With the exception of whether the Mustang's rear center light was illuminated during some portion of the stop, defendant does not dispute P.O. Ivy's account of what happened after defendant pulled over. P.O. Ivy testified that he walked over to the driver's side of the Mustang and shone a flashlight into the vehicle. (Id. at 7--8.) When he did so, he saw a plastic bag with green plastic packets of a white, chunky substance protruding from the pocket of defendant's "hoodie" jacket. (Id.) Believing that the plastic bag contained drugs, P.O. Ivy ordered defendant out of the vehicle, seized the plastic bag, and placed defendant under arrest. (Id. at 8.) A subsequent test revealed that the white substance tested positive for cocaine base ("crack"). (Property Receipt, No. 2756372, Nov. 25, 2007, Ex. G2.) After taking defendant into custody, P.O. Ivy determined that defendant was driving without a driver's license. (Suppression Hr'g Tr. 9, 22.) As defendant did not have a license, the officers conducted a "live stop," which "allows the police to tow and seize a vehicle if the owner or operator doesn't have a valid license or if their license is suspended. . . . [They] proceeded to live stop [defendant's] vehicle and called the Philadelphia Parking Authority for it to be towed." (Id. at 9.)

P.O. Ivy issued a traffic citation to defendant for driving without a license. (Traffic Citation, No. W02056390, Nov. 25, 2007, Ex. G1.) Defendant was not given a traffic citation for driving with an inoperable rear center brake light. (Suppression Hr'g Tr. 22--23, 31.) However, the Traffic Citation for driving without a license mentioned that the Mustang's "high mount brake light [was] out." (Traffic Citation, Ex. G1.) The Property Receipt prepared by P.O. Ivy also stated that defendant "was stopped operating . . . [a] Red/Ford Mustang with its high mount brake light out . . . ." (Property Receipt, Ex. G2.) In addition, the Philadelphia Police Department Vehicle or Pedestrian Investigation Report ("Form 75-48A") mentioned "rear brake lights" and Philadelphia Code Section "4303-B," which governs rear lighting systems. (Form 75-48A, Nov. 25, 2007, Ex. G4.)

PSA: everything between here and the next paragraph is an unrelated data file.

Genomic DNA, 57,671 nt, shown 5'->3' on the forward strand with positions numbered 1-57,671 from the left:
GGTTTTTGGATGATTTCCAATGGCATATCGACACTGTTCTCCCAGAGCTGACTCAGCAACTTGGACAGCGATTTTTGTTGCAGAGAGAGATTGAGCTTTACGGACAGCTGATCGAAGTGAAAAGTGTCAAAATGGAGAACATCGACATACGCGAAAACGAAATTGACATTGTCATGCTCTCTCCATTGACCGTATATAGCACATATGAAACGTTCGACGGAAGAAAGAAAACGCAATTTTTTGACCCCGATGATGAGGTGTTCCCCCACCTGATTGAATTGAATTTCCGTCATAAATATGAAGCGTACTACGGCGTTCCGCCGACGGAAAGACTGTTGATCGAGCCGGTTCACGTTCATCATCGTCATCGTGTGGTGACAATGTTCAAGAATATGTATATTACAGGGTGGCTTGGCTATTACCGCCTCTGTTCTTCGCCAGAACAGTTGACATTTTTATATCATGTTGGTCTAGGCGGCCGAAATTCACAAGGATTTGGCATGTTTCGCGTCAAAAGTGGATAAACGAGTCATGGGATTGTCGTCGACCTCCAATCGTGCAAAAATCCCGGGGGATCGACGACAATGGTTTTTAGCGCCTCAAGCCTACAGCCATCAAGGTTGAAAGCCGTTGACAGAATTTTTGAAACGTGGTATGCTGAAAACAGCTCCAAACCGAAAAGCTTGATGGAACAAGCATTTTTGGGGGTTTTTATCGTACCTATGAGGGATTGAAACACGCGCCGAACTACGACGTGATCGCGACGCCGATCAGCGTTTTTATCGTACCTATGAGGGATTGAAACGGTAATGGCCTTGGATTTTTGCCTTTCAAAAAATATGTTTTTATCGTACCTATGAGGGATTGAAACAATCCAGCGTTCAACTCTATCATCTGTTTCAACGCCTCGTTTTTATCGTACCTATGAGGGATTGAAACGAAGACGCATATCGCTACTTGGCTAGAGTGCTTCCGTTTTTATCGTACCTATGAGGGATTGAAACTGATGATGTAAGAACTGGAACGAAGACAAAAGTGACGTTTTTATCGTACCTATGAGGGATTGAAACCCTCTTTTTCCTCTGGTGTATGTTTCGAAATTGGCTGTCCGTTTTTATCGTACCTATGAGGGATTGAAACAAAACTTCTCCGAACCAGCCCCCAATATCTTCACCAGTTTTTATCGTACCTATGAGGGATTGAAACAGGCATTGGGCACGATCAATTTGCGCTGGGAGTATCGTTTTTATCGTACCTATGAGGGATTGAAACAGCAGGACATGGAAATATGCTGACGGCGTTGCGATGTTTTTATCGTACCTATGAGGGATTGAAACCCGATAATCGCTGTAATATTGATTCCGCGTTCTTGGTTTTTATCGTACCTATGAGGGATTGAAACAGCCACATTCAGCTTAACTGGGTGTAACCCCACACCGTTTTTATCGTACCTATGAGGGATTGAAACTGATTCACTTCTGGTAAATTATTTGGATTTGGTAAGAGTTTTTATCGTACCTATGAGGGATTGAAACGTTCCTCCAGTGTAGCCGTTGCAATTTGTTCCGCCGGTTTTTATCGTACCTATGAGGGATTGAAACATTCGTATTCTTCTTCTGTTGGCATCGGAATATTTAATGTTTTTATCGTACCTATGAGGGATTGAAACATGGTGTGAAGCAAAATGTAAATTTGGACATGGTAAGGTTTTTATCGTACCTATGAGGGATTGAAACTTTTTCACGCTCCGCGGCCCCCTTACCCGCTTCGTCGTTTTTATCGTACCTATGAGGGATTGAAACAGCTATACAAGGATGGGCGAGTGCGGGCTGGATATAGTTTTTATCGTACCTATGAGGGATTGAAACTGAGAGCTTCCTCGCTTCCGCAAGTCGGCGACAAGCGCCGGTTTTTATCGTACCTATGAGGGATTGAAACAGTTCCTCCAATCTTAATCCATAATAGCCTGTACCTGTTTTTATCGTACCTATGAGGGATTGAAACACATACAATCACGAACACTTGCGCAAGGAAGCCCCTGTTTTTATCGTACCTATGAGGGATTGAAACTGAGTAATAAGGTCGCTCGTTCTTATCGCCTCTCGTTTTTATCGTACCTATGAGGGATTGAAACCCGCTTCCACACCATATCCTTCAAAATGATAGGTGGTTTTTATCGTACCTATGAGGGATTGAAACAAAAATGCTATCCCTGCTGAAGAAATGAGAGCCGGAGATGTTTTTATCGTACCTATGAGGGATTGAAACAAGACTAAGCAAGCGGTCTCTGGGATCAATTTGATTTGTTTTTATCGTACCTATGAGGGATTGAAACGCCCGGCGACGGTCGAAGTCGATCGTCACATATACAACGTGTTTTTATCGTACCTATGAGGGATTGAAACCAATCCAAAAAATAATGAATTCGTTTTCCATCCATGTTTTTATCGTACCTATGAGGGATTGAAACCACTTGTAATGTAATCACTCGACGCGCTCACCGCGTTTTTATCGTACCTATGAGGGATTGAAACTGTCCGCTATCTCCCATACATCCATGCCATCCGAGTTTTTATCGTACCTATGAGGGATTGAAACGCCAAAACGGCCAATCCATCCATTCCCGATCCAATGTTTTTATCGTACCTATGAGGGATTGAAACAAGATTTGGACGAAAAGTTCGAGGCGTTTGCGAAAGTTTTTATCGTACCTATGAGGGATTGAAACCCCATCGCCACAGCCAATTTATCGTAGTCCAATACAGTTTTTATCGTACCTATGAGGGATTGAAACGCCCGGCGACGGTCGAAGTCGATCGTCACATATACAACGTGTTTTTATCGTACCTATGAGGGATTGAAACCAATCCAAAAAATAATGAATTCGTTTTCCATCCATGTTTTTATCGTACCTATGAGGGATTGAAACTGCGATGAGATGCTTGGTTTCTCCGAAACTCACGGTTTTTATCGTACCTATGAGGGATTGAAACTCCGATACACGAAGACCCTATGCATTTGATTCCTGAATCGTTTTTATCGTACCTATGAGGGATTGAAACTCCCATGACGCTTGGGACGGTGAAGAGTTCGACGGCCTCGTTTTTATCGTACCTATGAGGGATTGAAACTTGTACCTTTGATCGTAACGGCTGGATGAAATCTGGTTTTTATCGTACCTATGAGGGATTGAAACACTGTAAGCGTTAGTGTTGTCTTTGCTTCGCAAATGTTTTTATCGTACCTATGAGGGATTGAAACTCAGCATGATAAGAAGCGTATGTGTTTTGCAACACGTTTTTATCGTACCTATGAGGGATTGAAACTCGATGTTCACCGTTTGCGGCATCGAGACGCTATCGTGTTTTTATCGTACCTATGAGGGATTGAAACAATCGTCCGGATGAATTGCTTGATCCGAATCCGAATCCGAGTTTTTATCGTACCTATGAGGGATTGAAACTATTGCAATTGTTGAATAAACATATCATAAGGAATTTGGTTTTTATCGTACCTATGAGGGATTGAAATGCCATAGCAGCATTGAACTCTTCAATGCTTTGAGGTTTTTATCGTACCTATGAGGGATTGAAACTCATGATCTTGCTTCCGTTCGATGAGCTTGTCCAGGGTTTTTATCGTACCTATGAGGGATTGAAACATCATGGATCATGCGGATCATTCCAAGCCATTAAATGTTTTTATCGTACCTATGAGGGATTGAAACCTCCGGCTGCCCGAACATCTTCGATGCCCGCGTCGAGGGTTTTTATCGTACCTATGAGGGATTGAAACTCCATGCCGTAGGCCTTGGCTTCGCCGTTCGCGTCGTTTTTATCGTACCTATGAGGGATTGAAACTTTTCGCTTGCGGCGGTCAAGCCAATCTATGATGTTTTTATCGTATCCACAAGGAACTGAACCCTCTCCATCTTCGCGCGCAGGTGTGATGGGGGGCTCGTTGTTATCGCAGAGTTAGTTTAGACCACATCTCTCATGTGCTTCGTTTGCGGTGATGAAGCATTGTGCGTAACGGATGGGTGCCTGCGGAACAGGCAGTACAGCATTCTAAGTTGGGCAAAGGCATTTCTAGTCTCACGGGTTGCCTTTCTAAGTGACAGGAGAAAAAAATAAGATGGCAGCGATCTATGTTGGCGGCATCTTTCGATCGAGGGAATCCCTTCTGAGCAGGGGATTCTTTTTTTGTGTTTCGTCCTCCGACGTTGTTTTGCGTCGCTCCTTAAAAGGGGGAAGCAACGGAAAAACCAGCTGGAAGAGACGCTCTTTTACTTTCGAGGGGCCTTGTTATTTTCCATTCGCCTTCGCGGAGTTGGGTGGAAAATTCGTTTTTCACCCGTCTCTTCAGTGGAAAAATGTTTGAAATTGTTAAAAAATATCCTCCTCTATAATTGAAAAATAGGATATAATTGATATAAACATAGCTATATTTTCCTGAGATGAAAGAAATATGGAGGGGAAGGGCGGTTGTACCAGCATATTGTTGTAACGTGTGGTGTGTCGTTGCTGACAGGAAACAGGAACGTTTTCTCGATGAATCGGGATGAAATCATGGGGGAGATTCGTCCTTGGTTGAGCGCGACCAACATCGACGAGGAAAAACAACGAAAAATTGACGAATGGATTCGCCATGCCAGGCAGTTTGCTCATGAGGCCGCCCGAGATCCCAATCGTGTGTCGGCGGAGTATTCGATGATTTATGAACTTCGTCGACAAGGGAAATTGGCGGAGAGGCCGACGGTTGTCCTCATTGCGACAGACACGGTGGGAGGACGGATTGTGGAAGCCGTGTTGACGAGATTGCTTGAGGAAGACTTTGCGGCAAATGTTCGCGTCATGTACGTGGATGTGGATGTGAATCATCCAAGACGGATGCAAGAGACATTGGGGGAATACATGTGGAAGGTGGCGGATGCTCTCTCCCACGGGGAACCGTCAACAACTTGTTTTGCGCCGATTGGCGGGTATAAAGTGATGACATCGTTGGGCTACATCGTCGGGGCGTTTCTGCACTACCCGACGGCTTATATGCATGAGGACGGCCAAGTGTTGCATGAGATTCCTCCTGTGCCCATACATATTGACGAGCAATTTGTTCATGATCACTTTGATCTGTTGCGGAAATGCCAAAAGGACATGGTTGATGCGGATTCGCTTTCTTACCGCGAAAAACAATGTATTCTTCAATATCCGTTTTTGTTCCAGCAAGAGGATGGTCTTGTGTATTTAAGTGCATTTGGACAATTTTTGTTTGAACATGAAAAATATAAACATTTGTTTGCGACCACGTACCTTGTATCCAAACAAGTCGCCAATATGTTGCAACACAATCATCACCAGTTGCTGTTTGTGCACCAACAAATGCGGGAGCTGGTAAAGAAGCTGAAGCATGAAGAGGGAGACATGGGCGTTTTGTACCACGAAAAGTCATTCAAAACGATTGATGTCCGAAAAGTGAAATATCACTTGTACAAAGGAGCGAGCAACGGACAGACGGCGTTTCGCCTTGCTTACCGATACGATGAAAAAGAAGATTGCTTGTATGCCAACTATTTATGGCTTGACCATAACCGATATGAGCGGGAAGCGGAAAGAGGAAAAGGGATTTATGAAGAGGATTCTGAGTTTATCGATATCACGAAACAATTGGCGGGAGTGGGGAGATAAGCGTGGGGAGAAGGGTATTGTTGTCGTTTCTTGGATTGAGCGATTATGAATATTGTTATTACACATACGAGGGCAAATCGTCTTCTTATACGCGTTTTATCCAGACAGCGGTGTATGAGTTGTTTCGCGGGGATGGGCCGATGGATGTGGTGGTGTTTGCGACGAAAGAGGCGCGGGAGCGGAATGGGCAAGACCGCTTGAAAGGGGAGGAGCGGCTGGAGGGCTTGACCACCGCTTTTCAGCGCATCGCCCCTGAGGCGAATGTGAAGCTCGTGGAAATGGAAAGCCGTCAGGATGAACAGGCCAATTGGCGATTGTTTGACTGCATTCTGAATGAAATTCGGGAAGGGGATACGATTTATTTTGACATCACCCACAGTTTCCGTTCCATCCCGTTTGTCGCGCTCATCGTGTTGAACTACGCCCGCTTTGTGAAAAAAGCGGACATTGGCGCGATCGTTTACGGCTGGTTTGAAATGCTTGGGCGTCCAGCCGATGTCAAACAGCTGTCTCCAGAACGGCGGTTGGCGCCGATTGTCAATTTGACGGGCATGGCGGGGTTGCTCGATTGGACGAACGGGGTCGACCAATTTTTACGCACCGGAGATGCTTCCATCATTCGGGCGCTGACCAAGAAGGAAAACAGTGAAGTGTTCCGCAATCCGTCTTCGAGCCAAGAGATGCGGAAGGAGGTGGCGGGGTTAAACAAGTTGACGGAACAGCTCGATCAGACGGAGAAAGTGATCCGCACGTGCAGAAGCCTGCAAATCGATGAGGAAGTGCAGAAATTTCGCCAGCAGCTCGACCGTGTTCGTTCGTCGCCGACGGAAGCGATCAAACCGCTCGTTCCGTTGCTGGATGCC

Defendant filed a Motion to Suppress the cocaine base ("crack") on April 2, 2009. The Court held a hearing and oral argument on defendant's Motion to Suppress on July 27, 2009. Following the hearing, on August 3, 2009, defendant requested that the Court reopen the record to receive additional evidence in support of defendant's Motion to Suppress. On August 6, 2009, there being no objection, the Court granted defendant's request.

On August 7, 2009, defendant served a subpoena requesting "[a]ll maintenance/repair records for Hertz vehicle #01998/939940; VIN: 1ZVFT80N175358844; NJ Tag VZT65S, for the months of November & December 2007," the vehicle defendant was operating on the evening of November 25, 2007. Carolyn Fry, on behalf of the Hertz Corporation, responded to the subpoena on August 11, 2009, attaching "all records found in our system for that vehicle on those dates." The records disclose that an oil and filter change was performed on November 8, 2007. The records also disclose that Hertz was notified by the Parking Authority on November 26, 2007 that the vehicle had been towed and should be retrieved by Hertz. There is no record of the replacement of any brake lights.

III. LEGAL STANDARD

"On a motion to suppress, the government bears the burden of showing that each individual act constituting a search or seizure under the Fourth Amendment was reasonable."